Virginia Lee Townsend is eighty-four years young, and is as smart, witty, and outspoken as ever. Born in San Antonio in 1934 at Rescue Home, a refuge for unwed mothers, she was raised in the PSJA (Pharr, San Juan, Alamo) area.

Growing up as an only child, early on she yearned to have a large family. At 24, Virginia married Patrick Townsend, who shared the same strong desire to create a home for a large family. Ten children later, Virginia proudly wears motherhood as her badge of honor.

Raised in the Rio Grande Valley, she remembers being a shy person until she was in her 30s. “By the time I had seven children, I said, ‘I’m gonna get run over if I don’t start speaking up,’ and I changed. Oh boy, I changed, I mean, I started giving my opinion,” she recalled.

Virginia attributes Sister Mary Brendan from St. Paul’s Catholic Church in Mission as a big influence in her life. The sister told her, “You’ve got to start saying what you believe.”

Photo by Nathan Lambrecht at The Monitor

Virginia did.

In the ‘70s, Virginia and Betty Bundy began attending court hearings involving abused women and children. Then, an organization called Mujeres Unidas formed and took over these cases. Shortly afterwards, Virginia and Nancy Shary began to attend county commissioners’ meetings in their search for honest government. The idea was to remind judges and attorneys that someone was always watching. O.W.L.S. – Objective Watchers of the Legal System – was suggested as the name of their group that grew to over 60 members. They would be found listening in at school board meetings, commissioners court, and child custody cases.

You can find the group still actively scrutinizing commissioners’ agendas on a weekly basis, wearing their colorful red O.W.L.S.shirts in different meetings across the RGV. However, Virginia has passed the reins to Fern McClaugherty, who has become their spokesperson.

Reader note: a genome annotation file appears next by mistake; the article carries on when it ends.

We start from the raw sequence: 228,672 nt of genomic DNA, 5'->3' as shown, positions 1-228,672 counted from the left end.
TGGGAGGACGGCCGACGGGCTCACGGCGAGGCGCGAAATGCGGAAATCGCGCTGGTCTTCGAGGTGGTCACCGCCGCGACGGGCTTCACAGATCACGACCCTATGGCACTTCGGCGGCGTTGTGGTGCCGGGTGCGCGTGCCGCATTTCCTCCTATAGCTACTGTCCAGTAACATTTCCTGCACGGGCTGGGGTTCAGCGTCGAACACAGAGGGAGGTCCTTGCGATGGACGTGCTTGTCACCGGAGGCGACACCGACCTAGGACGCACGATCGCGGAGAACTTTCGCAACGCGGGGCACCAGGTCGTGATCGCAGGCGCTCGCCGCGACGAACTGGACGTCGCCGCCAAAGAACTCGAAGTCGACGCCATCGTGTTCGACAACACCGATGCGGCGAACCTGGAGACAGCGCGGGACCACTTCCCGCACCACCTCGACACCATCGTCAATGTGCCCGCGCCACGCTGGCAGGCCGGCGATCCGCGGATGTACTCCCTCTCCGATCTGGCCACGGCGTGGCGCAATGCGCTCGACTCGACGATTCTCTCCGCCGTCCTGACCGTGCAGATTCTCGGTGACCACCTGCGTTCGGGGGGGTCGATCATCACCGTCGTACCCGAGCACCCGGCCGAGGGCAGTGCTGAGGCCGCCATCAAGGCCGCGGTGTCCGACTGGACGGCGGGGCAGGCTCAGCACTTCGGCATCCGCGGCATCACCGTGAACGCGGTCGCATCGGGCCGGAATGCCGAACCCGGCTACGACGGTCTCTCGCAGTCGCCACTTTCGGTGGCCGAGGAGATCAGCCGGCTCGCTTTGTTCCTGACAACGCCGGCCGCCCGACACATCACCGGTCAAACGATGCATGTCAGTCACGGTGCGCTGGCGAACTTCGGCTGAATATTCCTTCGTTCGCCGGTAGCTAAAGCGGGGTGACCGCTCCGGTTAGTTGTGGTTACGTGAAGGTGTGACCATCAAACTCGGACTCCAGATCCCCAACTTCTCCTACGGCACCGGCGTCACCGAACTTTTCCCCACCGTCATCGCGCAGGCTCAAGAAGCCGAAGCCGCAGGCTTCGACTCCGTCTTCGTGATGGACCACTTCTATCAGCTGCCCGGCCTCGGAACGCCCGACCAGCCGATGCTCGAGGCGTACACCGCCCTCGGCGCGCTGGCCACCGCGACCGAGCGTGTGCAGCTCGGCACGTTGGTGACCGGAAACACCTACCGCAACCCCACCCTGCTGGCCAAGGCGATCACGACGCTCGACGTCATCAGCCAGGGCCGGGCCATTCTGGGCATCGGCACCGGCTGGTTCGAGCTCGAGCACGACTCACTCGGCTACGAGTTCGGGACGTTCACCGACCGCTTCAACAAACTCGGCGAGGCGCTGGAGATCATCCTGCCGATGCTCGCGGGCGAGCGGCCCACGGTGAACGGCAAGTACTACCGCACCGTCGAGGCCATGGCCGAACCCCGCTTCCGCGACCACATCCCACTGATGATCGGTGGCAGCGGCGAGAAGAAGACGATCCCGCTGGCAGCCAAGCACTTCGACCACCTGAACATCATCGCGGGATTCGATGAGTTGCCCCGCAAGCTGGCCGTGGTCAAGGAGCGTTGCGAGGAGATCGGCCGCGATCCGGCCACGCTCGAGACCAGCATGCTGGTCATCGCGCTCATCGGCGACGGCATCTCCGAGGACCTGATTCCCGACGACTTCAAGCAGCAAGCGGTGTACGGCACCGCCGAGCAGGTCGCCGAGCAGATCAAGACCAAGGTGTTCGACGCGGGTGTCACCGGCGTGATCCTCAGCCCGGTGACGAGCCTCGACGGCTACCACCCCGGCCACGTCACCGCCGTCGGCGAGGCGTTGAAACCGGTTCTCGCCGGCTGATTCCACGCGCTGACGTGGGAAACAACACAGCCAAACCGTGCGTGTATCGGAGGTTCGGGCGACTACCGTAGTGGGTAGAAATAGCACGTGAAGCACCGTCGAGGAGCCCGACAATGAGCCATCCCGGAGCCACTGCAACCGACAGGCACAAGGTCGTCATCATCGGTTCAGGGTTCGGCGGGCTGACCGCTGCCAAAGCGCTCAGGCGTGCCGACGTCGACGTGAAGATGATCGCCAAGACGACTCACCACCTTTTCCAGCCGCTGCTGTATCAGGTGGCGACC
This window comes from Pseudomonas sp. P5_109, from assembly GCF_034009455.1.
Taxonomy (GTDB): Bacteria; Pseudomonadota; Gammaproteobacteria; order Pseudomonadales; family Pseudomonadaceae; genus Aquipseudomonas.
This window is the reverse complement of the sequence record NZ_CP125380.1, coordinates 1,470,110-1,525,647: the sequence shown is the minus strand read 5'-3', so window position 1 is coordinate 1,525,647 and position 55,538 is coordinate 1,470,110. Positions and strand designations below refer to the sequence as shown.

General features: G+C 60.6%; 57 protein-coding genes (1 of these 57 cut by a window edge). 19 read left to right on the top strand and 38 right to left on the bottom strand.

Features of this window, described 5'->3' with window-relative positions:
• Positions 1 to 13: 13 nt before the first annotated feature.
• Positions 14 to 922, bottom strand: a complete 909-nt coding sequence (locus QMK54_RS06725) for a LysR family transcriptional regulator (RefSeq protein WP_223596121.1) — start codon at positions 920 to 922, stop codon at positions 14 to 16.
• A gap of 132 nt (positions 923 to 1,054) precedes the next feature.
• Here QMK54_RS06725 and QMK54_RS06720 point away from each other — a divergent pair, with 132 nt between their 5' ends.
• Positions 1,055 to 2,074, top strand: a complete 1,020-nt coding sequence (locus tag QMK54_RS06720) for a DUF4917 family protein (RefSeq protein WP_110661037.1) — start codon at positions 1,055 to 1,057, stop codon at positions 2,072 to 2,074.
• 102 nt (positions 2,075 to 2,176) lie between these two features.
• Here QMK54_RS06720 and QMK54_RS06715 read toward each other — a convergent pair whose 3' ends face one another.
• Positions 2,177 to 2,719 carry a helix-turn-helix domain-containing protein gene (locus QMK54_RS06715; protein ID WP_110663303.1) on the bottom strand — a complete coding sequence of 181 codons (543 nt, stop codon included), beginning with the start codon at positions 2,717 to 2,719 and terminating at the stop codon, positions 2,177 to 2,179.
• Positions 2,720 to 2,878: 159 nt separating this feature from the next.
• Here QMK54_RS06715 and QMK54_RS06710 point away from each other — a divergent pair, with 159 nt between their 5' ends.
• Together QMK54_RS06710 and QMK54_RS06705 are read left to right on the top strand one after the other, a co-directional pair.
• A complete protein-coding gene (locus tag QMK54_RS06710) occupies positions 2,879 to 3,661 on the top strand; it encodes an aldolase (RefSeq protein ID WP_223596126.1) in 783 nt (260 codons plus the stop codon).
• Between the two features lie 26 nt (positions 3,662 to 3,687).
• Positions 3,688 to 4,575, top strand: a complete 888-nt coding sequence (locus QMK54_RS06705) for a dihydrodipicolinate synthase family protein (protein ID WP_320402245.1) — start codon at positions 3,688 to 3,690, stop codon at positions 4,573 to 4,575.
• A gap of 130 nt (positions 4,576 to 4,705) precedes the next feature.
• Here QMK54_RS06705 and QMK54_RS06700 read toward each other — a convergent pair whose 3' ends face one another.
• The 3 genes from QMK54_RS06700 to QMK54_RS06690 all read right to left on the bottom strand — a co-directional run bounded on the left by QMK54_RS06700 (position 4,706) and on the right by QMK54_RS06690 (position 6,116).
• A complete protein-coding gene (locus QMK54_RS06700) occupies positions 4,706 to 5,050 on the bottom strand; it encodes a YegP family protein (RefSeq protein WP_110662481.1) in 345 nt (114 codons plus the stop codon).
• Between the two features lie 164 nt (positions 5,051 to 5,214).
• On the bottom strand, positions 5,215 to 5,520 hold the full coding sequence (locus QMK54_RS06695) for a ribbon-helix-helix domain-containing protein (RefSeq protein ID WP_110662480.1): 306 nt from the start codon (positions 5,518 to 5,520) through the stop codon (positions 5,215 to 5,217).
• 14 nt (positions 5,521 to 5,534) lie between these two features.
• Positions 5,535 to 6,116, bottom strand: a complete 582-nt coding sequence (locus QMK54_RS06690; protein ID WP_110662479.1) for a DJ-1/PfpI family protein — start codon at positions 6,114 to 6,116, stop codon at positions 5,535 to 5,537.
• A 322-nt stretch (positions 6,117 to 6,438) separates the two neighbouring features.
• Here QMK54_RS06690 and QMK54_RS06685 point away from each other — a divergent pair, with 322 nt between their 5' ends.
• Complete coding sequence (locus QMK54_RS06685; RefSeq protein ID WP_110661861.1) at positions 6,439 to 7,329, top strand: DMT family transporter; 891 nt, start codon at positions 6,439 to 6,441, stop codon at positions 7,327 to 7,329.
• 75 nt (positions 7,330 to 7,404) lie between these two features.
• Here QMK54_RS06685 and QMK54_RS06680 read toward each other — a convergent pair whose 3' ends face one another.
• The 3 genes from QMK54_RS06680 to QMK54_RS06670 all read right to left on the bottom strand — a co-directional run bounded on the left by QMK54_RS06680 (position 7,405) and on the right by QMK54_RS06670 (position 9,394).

Forty-years of bringing fairness to the legal system has gained Virginia some fans. She has seen politicians come and go, and they all know who she is. She has been threatened, subpoenaed, and had personal attacks against her integrity. Her response: “You can say whatever you want to about me, as long as it’s true; but if you lie, I’m coming after you.”

While active in her local community, Virginia still had a large household to maintain and found her passion in education, as she was heavily involved in her children’s schooling. After the closing of St. Paul’s Catholic Church School, her children were transferred to Sharyland public schools. It was there she noticed the prejudiced treatment her children received as Catholics. She attended all PTA and school board meetings.At the school board meetings, she noticed the unfair treatment from one school board member towards Romolo Martinez, who was the first Hispanic Superintendent in Sharyland. A staunch supporter of the Superintendent, she decided to run against that member for his seat on the board. With only $300, she ran a quiet campaign for Sharyland School Board Place One, which she won and served on from 1987 to 1996.

However, her experience on the school board opened her eyes. “I had seven wonderful years on the board with no politics; however the last term, I hated it,” Virginia said. “If you’re not there just for the kids, and you’re using it as a step up for something else, you’re not going to be a school board member that’s worth a flip.”

She graduated from Edinburg Regional College (now UTRGV) with a Bachelor of Arts in Music, but took motherhood seriously, as she believes “the most important thing in the world is to raise good kids for our future.”

Virginia doesn’t keep a running track record of where she’s volunteered throughout the years, but she spends her time at the Food Pantry in Mission, sings and also plays the organ for her church choir. Mostly she invests her time at public meetings when her presence is needed.

Overall, her involvement stems from the desire to see an “open and honest government in Austin, D.C., Hidalgo County, school boards, and city councils, to not be influenced by money or power.” Her advice to others is to “wake up and take off the blinders, get involved, and stay true to your cause. Don’t get off the path!”

Today, Virginia isn’t as active as she once was, but don’t let that fool you, she’s as vocal as ever. “My husband always tells me on my way out the door, ‘call me if you get put in jail.’”
The Townsends will be celebrating their 65th anniversary this June with their large family.

Miriam Cepeda

Miriam Cepeda is the Rio Grande Valley Bureau Chief for Texas Scorecard. A second-generation Mexican American, she is both fluent in English and Spanish and has been influential in grassroots organizing and conservative engagement within Hispanic communities. If you don’t find her “Trumping”, you can find her saving animals, running her dog, hiking the Andes, or volunteering with the U.S. National Park Service.